MAHINOG, Camiguin, May 17 (PIA) — With the theme, “Awareness, Collaboration and Moving Forward,” the Department of Science and Technology (DOST)- Camiguin Provincial Office recently held the Disasters Risk Reduction and Management (DRRM) Forum at Queobe Training Center, here, noting the results of Manila Observatory study where Camiguin is one of the top provinces at risk to natural disasters.
Provincial Science and Technology Director- Camiguin/Senior Science Research Specialist Miriam A. de la Plaza said that such activity, which is in partnership with the local government of Guinsiliban and Mahinog, is part of the Community Empowerment thru Science and Technology (CEST).
Angelo Bang, resident volcanologist of the Philippine Institute of Volcanology and Seismology (PHIVOLCS) Hibok-Hibok Volcano Observatory station emphasized that Camiguin ranked one in the top provinces at risk to volcanic eruptions and ninth in at risk to tsunamis.
“Camiguin has the highest risk because the land area is so small such that a volcanic eruption can affect the whole province,” Bang said.
He also shared that people should be aware of the volcanic hazards in the area which include steam blasts, glowing avalanches, lava flows and lahars.
Bang said that years ago, the large explosion from the summit crater of Hibok-Hibok volcano was preceded by a week of intense earthquakes. Hence, Camiguingnons should be fully equipped during such occurrence.
For her part, Engr. Anianita Fortich of the Philippine Atmospheric Geophysical and Astronomical Services Administration (PAGASA) explained the hydrometeorological hazards affecting the province saying that it was on November 7, 2001 when Camiguin experienced heavy continuous rains for about 10 hours.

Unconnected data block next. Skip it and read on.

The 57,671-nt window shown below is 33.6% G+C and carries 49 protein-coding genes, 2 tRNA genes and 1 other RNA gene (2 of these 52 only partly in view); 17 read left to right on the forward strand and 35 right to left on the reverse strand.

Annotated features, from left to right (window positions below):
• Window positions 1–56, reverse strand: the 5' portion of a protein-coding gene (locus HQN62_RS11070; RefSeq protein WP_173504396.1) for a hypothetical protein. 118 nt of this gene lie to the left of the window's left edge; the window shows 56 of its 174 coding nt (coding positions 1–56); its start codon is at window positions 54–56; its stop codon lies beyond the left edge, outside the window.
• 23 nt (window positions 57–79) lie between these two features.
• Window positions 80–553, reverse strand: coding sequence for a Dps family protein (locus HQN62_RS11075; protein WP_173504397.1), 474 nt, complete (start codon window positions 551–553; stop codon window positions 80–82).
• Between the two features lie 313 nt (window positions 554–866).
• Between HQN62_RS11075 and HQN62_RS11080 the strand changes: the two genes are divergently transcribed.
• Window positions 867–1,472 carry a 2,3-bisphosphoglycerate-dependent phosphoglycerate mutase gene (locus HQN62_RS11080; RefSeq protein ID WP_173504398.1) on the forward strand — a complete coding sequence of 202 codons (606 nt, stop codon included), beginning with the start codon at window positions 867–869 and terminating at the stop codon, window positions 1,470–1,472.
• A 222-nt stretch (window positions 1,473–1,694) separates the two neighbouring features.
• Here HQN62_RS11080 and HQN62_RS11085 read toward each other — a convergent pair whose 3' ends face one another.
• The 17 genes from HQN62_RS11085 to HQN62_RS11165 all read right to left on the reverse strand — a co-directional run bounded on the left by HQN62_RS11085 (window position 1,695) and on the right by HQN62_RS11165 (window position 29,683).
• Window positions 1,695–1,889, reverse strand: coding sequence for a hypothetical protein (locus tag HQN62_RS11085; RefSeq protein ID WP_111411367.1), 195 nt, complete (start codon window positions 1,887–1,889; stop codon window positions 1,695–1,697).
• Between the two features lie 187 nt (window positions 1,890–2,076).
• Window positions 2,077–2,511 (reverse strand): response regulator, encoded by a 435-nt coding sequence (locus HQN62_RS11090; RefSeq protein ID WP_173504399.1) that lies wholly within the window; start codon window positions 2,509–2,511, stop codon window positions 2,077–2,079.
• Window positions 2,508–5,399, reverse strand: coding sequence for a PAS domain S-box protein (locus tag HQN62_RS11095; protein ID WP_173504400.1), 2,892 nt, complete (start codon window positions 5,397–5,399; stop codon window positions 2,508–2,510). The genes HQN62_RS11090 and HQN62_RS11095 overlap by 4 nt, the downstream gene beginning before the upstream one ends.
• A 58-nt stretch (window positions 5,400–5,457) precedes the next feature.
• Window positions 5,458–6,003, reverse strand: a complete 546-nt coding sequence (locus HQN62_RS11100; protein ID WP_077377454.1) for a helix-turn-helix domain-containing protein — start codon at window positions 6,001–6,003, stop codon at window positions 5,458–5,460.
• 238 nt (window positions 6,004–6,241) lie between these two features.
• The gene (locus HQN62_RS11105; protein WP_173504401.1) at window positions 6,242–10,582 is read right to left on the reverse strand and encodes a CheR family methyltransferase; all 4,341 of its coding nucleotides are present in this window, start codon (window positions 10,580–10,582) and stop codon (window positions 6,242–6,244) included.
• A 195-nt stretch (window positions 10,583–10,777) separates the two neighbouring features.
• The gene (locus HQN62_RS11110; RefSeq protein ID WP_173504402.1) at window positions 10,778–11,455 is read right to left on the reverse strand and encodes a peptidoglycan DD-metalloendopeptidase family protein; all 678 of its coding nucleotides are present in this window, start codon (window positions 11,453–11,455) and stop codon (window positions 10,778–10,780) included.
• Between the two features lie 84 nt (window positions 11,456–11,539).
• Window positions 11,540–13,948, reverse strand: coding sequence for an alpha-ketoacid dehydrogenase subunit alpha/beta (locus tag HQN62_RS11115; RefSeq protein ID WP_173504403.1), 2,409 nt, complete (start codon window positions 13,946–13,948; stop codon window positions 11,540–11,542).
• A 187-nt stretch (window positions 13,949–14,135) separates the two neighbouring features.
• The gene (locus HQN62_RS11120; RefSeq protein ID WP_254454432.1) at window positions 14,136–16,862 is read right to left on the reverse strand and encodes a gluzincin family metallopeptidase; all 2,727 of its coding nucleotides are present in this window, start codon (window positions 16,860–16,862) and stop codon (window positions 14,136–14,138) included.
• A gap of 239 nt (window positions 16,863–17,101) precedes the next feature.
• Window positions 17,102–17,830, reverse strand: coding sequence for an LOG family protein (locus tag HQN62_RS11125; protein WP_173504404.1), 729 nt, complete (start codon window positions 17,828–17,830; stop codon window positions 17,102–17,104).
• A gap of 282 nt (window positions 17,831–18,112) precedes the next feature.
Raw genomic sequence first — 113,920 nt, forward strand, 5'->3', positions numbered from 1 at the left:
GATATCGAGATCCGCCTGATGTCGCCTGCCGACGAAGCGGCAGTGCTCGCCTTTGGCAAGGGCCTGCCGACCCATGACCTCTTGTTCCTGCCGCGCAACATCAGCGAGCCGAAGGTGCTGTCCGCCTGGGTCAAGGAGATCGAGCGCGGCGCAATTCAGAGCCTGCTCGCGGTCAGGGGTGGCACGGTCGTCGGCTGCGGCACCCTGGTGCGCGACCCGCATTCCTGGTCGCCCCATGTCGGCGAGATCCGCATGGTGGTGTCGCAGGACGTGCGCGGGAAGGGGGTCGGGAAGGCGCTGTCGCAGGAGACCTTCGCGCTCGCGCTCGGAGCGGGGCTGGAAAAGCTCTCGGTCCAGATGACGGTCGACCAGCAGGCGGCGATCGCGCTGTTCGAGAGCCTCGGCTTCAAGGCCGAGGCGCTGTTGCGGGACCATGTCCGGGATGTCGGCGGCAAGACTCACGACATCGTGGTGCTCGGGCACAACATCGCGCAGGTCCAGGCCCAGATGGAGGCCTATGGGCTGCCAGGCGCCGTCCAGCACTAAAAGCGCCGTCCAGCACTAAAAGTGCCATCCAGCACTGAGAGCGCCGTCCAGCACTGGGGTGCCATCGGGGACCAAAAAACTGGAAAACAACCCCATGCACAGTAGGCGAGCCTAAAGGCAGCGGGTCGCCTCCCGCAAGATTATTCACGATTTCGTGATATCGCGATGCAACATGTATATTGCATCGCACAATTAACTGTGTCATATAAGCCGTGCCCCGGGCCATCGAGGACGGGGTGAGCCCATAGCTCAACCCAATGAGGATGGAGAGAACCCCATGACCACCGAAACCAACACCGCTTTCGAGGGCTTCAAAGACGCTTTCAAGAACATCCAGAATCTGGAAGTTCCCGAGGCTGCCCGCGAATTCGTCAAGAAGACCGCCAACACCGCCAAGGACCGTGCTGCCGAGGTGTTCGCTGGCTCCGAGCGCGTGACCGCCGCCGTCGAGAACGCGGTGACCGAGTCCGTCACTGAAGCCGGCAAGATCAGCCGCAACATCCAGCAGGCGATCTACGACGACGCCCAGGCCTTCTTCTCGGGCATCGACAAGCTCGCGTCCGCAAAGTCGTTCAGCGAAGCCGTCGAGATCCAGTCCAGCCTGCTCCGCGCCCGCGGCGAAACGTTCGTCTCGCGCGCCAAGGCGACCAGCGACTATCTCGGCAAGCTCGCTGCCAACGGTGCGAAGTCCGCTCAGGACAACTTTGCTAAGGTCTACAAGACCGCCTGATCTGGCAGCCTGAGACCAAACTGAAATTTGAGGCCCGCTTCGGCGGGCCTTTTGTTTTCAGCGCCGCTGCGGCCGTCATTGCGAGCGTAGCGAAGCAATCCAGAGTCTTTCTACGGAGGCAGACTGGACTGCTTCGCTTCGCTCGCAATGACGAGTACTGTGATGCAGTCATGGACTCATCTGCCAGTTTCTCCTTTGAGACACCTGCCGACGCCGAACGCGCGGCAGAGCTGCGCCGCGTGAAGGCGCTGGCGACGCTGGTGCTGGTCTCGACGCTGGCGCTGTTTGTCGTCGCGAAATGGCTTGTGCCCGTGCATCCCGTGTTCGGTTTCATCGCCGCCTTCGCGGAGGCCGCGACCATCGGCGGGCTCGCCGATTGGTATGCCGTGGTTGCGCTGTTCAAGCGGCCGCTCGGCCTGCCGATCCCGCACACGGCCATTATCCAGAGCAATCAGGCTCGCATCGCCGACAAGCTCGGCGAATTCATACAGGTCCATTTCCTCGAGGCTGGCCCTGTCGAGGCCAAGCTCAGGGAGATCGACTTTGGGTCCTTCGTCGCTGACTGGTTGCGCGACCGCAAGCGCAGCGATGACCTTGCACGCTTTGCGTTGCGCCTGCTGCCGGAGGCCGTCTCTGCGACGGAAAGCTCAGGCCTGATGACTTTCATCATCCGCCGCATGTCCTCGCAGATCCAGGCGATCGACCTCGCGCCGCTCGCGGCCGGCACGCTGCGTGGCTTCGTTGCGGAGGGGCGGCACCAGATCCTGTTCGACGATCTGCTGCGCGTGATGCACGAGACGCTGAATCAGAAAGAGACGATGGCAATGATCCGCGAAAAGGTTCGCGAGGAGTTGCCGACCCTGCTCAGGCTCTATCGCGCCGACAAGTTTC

Such has caused flash floods carrying landslide debris of boulders, uprooted trees, loose soil, rushing from the mountainside burying 134 residents alive and damaging vegetation and structures.
As for man-made calamities, FO2 Sherwin Borres of the Bureau of Fire Protection (BFP) Mahinog Station shared the things to do during and after fire as well as the safety measures that should be observed in the office.
He also demonstrated the proper way of managing leaked liquefied petroleum gas (LPG) and stressed that LPGs should be placed outdoor so that the fume will not accumulate in an enclosed area.
Homes and establishments should also observe testing and proper maintenance of all equipment such as ensuring that there is no leak in the hose.
“This will cause the fume to spread out, delikado madakpan sa kalayo (this is hazardous for it can cause fire),” he explained.
The activity was attended by local government units in the province who are expected to spread the awareness to their constituents.(RTP/PIA10)